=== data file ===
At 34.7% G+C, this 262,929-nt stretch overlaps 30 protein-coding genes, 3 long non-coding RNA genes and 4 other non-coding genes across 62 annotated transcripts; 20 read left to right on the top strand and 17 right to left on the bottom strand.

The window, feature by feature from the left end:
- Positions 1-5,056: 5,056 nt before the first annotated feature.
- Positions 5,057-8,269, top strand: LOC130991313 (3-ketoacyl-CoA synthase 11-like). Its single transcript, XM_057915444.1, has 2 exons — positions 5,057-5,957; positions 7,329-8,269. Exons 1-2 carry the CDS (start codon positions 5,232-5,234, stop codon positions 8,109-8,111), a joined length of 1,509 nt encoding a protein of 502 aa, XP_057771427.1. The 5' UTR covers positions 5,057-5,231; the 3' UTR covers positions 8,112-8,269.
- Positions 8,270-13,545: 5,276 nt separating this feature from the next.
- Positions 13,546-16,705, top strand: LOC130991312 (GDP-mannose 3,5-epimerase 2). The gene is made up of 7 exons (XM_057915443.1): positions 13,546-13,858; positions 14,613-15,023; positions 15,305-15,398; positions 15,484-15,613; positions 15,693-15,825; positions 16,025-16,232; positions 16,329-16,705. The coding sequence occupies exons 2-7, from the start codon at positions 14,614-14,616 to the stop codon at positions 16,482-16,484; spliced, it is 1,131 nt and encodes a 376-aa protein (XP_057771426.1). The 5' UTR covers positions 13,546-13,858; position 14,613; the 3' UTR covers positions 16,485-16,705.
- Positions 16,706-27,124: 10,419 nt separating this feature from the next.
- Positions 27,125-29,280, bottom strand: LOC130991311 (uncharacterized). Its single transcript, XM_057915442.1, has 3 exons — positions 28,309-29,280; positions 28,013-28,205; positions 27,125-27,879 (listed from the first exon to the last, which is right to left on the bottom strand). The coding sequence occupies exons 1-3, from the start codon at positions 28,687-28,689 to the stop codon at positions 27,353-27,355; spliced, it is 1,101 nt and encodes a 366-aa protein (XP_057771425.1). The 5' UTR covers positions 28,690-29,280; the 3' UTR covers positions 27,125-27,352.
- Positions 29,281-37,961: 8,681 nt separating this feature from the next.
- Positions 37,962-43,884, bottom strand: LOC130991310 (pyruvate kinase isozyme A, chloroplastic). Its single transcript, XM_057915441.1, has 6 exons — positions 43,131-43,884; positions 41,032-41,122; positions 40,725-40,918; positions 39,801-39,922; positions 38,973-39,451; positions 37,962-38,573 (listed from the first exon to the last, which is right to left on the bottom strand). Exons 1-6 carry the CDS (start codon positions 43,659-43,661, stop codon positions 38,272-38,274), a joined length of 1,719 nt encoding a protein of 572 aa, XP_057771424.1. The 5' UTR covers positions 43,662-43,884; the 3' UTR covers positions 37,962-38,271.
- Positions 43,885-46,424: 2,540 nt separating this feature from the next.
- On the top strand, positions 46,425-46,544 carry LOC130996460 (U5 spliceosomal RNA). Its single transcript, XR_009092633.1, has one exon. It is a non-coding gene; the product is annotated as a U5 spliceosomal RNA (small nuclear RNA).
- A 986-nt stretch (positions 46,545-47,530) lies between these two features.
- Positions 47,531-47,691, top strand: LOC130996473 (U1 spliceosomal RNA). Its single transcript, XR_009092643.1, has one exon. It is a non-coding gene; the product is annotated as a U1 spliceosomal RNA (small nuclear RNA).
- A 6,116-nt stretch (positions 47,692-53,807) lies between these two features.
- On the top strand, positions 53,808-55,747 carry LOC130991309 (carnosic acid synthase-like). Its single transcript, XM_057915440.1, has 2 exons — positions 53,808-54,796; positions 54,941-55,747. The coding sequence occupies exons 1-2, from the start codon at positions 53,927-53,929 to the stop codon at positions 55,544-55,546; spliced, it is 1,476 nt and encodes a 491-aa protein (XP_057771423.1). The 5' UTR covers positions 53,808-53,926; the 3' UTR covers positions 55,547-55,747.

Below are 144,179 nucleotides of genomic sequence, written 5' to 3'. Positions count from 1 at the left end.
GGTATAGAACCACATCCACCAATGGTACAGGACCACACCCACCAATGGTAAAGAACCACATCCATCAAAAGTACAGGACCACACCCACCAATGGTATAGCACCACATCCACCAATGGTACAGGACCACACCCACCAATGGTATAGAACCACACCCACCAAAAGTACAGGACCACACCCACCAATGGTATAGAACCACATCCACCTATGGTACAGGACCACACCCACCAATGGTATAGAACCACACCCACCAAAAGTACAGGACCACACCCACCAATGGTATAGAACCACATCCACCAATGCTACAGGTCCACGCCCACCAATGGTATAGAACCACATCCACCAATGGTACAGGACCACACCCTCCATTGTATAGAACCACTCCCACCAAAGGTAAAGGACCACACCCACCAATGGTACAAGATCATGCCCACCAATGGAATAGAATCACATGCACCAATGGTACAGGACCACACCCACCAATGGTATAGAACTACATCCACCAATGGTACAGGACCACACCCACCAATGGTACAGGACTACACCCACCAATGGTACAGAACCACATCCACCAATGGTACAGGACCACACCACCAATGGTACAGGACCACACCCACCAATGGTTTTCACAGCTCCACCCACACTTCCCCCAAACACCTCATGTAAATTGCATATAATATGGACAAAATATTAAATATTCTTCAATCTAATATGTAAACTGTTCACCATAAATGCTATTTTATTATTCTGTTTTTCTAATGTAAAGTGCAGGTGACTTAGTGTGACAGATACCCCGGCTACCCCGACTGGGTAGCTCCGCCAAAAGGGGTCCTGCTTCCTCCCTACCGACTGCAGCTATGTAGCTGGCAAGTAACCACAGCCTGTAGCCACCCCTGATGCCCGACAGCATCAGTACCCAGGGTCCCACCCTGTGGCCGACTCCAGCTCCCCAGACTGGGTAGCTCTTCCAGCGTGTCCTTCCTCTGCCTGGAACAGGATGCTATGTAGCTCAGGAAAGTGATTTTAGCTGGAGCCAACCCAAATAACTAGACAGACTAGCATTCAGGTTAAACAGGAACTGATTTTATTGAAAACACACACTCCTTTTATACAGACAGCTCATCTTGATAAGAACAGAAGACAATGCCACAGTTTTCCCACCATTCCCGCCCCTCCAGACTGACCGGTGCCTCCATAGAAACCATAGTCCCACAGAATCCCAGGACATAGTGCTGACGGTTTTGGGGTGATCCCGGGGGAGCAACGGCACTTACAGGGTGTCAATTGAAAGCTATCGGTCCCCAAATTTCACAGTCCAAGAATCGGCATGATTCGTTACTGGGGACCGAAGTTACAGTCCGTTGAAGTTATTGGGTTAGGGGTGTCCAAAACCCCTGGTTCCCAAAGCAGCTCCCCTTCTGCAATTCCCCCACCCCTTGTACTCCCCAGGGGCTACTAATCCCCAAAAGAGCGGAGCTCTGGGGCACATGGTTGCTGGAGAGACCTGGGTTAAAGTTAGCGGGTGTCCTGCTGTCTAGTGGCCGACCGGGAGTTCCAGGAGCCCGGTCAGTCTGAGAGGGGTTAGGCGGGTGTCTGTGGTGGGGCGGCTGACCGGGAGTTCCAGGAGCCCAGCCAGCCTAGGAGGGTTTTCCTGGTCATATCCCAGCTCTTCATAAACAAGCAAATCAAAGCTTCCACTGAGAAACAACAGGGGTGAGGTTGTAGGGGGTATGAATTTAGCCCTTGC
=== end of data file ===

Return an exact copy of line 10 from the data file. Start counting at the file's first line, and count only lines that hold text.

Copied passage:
- Positions 37,962-43,884, bottom strand: LOC130991310 (pyruvate kinase isozyme A, chloroplastic). Its single transcript, XM_057915441.1, has 6 exons — positions 43,131-43,884; positions 41,032-41,122; positions 40,725-40,918; positions 39,801-39,922; positions 38,973-39,451; positions 37,962-38,573 (listed from the first exon to the last, which is right to left on the bottom strand). Exons 1-6 carry the CDS (start codon positions 43,659-43,661, stop codon positions 38,272-38,274), a joined length of 1,719 nt encoding a protein of 572 aa, XP_057771424.1. The 5' UTR covers positions 43,662-43,884; the 3' UTR covers positions 37,962-38,271.